News and information useful to Cleveland-Marshall College of Law students, faculty and staff.

Archive for April 20th, 2012


Law Schooled: Student Voices on Law School Reform

Legal education and law school reform has been blogged about, editorialized, and studied, mostly by law school deans and law professors.  One constituency whose voice has not been heard as frequently in the debate is law students, those recipients of legal education who leave law school  saddled with substantial debt and iffy job prospects.  A new blog, Law Schooled, seeks “to include all members of the law school community in a substantive discussion about how students can play a role in shaping the future of legal education.” Recent posts have covered law school reform, curriculum, bar preparation, and thinking like a lawyer. Law students are encouraged to submit a post to the blog.

Say ‘Om’ – Mindfulness in Lawyering

What with their billable hours and Blackberries, lawyers may not be the most zen of people.  But there’s hope: the May 2012 issue of Journal of Legal Education [Find it]  features a collection of articles in its “Mindfulness Symposium” that can help stressed-out attorneys, law professors, and law students get in touch with their inner yogis.  In terms of the symposium, mindfulness refers to “a deliberate, present-moment non-judgmental awareness of whatever passes through the five conventional senses and the mind—to simply: emotions, thoughts, and body sensations.” Mindfulness meditation is often practiced through techniques such as yoga, qi gong, and t’ai chi chuan. The symposium authors would convince you that mindfulness can also be practiced in the firm, in the classroom, and in the court room. The articles in the symposium are:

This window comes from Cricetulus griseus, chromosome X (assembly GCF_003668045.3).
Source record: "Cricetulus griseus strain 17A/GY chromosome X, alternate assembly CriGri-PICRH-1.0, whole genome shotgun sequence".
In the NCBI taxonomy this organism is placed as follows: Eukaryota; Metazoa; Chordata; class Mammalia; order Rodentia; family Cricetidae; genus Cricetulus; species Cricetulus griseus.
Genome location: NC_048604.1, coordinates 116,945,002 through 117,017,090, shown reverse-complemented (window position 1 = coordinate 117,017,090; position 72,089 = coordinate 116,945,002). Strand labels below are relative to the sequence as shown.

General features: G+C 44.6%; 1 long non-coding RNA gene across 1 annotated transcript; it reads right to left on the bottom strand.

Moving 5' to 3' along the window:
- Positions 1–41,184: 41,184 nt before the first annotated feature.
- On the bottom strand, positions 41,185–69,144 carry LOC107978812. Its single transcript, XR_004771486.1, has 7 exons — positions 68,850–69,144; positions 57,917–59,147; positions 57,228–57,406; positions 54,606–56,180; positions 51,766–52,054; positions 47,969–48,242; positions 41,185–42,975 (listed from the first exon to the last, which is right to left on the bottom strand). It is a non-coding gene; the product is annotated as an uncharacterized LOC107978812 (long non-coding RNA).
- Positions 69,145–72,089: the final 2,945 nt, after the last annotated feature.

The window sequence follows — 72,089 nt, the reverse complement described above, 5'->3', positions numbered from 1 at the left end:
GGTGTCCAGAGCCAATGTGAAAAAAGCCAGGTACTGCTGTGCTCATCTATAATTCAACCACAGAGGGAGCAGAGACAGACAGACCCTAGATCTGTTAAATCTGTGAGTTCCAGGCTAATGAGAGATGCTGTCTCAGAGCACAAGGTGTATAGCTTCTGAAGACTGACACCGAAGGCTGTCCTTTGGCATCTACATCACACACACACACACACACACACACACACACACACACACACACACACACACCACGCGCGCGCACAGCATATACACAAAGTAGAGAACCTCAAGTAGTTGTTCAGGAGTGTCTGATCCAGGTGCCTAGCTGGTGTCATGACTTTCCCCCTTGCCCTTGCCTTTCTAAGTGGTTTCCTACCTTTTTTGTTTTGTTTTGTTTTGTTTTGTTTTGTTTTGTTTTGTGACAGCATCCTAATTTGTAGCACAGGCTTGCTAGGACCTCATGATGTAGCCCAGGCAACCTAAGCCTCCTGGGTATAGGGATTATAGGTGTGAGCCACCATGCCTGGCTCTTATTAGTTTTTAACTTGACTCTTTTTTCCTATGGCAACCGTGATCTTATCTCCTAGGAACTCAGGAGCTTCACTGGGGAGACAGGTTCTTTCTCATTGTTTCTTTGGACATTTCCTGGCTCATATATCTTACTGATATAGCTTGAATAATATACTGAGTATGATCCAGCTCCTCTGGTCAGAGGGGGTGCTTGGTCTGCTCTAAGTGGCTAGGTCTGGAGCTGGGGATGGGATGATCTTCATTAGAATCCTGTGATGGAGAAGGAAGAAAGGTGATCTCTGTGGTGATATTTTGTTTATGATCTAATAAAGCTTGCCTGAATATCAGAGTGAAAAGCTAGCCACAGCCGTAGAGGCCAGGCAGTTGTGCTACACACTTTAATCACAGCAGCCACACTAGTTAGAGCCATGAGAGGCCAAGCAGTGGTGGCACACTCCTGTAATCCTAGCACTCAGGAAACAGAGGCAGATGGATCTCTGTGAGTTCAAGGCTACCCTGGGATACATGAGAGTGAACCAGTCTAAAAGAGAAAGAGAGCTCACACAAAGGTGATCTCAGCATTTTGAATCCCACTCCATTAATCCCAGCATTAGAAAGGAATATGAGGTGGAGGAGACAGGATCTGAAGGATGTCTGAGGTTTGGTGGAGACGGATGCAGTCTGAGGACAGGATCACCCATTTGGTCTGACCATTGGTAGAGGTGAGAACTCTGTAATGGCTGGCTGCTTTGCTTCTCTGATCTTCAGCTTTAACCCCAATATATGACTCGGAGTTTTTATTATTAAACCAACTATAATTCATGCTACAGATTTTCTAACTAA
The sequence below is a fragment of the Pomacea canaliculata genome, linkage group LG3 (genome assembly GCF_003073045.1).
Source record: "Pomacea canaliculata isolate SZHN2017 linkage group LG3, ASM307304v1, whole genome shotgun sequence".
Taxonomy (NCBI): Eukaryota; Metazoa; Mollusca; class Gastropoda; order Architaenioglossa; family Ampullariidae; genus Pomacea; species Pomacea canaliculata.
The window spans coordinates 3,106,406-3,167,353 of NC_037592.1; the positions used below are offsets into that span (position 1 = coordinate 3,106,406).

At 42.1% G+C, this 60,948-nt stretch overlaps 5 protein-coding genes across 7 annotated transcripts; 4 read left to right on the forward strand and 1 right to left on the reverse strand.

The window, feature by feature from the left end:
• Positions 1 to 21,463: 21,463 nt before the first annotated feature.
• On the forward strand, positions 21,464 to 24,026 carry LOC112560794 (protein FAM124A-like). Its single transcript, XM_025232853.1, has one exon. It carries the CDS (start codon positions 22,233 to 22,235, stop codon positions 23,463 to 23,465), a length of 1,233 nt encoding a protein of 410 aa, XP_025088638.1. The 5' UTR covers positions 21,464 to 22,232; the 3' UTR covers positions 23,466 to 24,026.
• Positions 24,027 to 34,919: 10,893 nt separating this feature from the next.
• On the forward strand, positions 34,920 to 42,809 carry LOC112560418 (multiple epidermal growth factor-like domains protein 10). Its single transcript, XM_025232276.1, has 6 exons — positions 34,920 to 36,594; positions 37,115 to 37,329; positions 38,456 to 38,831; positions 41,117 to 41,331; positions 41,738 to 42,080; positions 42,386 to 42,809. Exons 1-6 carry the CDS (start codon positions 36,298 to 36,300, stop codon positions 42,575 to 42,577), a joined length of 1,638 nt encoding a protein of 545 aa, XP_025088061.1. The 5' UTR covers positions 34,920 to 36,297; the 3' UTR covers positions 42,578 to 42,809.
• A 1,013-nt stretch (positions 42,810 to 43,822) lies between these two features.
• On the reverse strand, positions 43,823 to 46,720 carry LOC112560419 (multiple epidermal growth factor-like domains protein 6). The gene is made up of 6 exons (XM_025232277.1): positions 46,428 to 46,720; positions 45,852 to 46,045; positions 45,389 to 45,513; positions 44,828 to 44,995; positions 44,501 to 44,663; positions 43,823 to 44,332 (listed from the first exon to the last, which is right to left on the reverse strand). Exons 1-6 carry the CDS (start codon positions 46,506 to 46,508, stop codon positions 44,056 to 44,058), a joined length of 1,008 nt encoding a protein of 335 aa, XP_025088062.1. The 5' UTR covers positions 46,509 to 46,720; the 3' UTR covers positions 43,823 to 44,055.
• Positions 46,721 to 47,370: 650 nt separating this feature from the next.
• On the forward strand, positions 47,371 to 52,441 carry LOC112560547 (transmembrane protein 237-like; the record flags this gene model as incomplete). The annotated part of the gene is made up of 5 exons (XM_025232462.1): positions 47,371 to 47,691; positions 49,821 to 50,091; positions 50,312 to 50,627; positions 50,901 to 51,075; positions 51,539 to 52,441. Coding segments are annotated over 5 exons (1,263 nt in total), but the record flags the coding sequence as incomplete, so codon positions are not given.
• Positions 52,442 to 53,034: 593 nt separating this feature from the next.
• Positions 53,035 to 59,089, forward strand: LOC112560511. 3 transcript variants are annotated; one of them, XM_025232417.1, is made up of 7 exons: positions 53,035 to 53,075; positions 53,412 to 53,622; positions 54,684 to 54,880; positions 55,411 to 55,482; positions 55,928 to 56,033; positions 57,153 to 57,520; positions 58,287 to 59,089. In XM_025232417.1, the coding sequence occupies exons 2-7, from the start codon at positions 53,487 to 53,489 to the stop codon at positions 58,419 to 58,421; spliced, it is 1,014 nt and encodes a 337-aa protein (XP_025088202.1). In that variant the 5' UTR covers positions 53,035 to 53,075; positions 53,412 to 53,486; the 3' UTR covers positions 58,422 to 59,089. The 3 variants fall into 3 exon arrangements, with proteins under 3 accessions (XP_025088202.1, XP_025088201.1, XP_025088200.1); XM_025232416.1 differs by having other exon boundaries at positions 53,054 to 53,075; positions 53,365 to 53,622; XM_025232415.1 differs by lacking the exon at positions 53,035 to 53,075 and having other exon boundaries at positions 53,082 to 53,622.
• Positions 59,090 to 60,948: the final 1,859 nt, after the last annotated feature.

• Awareness and the Legal Profession: An Introduction to the Mindful Lawyer Symposium
  • The Mindful Lawyer: Why Contemporary Lawyers Are Practicing Meditation
  • Toward Lawyering as Peacemaking: A Seminar on Mindfulness, Morality, and Professional Identity
  • Integrating Mindfulness Theory and Practice into Trial Advocacy
  • A Newbie’s Impression: One Student’s Mindfulness Lessons
  • Bringing Mindfulness into the Classroom: A Personal Journey